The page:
Sept. 10 (Bloomberg) -- Investors should buy producers of seed and fertilizer, farm machinery and companies involved in the shipping and storage of soft commodities as food prices go on a “multi-year” rally, according to Nomura Holdings Inc.
Demand from emerging economies and constraints in agricultural production are driving food prices higher, Nomura analysts led by Rob Subbaraman wrote in a report obtained today.
“We believe that most models significantly underestimate future food demand,” the Nomura analysts wrote in the note. “Supply has also become more uncertain due to greater use of biofuels, global warming and increasing water scarcity.”
The United Nations Food & Agriculture Organization’s global Food Price Index surged in August to the highest level since September 2008 as wheat and rice prices advanced after Russia, the world’s third-largest wheat grower last year, banned exports and flooding in Pakistan damaged rice crops, curbing supplies of Asia’s two main staple grains. The agency will hold a special meeting of policy makers in Rome on Sept. 24 to discuss the global cereal markets.
Rice prices are becoming “worrisome” as global supplies tighten because of crop losses in some of the largest exports, according to Lito Banayo, head of the National Food Authority in the Philippines, in an interview in Manila Sept. 8. Rice futures in Chicago have gained 23 percent since slumping to the lowest in almost four years in June.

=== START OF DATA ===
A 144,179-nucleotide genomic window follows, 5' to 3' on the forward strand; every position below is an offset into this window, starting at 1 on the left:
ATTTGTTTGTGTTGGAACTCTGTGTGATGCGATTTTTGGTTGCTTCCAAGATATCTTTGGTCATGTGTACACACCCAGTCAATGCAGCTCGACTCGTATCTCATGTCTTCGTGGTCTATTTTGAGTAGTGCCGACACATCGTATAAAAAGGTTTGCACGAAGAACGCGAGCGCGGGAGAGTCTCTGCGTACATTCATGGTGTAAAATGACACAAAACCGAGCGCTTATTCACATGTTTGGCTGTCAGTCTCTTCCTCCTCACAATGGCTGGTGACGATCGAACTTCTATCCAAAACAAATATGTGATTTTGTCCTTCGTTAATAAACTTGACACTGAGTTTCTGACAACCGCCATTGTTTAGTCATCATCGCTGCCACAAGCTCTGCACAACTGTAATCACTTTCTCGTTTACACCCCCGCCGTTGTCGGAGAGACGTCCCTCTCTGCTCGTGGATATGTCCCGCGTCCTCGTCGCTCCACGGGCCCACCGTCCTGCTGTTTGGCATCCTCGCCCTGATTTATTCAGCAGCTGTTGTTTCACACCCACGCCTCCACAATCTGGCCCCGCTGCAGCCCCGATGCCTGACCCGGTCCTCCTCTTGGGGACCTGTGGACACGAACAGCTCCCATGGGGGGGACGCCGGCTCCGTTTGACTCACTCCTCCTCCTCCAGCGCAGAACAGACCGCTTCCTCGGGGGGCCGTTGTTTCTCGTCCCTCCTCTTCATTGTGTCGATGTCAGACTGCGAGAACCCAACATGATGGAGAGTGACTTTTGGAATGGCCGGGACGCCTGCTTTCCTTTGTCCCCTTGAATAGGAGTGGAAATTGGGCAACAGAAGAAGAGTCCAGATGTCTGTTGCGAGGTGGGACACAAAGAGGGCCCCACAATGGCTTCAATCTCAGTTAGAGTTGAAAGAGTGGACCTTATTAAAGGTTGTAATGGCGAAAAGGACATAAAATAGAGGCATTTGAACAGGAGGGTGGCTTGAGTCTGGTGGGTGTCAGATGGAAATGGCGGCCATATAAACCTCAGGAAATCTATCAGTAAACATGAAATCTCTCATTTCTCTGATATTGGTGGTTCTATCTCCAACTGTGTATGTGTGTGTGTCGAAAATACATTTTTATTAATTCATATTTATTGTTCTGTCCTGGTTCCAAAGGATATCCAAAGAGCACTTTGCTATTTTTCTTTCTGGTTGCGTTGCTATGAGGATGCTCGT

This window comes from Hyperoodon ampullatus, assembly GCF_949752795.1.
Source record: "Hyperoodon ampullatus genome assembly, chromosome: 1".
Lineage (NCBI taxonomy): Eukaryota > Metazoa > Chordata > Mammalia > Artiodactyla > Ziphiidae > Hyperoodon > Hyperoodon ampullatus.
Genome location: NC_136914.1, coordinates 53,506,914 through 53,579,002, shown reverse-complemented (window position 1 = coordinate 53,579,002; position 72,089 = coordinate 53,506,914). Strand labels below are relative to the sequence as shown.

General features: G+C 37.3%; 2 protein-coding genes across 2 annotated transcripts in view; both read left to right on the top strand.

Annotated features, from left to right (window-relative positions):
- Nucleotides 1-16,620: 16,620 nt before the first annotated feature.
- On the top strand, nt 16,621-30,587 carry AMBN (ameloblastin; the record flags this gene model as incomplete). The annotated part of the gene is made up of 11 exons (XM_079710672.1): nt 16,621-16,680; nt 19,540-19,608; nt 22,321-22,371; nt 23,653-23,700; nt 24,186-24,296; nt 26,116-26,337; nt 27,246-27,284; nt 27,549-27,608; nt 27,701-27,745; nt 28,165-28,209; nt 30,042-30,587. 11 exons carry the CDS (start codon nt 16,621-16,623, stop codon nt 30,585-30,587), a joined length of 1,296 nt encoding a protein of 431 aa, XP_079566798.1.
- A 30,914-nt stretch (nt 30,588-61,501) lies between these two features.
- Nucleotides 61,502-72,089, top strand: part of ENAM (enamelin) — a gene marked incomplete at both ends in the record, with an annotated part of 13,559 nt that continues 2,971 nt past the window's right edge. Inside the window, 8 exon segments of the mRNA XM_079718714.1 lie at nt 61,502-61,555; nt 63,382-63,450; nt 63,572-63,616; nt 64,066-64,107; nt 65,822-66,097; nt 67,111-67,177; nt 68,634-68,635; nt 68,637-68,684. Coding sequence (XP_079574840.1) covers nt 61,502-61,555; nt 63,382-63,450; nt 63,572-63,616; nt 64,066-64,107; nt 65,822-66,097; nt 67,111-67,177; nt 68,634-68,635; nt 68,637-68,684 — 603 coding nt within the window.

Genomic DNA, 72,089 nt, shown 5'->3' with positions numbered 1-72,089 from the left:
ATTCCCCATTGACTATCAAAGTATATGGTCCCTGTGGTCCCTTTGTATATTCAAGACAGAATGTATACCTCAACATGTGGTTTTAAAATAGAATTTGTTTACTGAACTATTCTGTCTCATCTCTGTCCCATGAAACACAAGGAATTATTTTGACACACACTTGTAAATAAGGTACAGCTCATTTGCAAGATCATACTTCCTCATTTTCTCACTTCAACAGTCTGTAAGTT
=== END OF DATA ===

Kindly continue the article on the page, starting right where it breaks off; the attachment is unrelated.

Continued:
Bangladesh, Morocco and Algeria are among countries most vulnerable to rising food prices, which may result in a sharp decline in economic growth, surging consumer-price inflation and worsening fiscal finances, according to Nomura.
China Agri-Industries Holdings Ltd., a Hong Kong-listed unit of China’s largest grain trader Cofco Ltd., China Yurun Food Group Ltd., a pork supplier, United Phosphorus Ltd., an Indian herbicide producer, and Wilmar International Ltd., the world’s largest palm oil trader, are among companies that will benefit the most from rising food prices, according to Nomura.
The four stocks have gained an average 6.7 percent this year as of yesterday’s close, compared with a 2.1 percent decline in MSCI All-Country World Index of developed and emerging markets.
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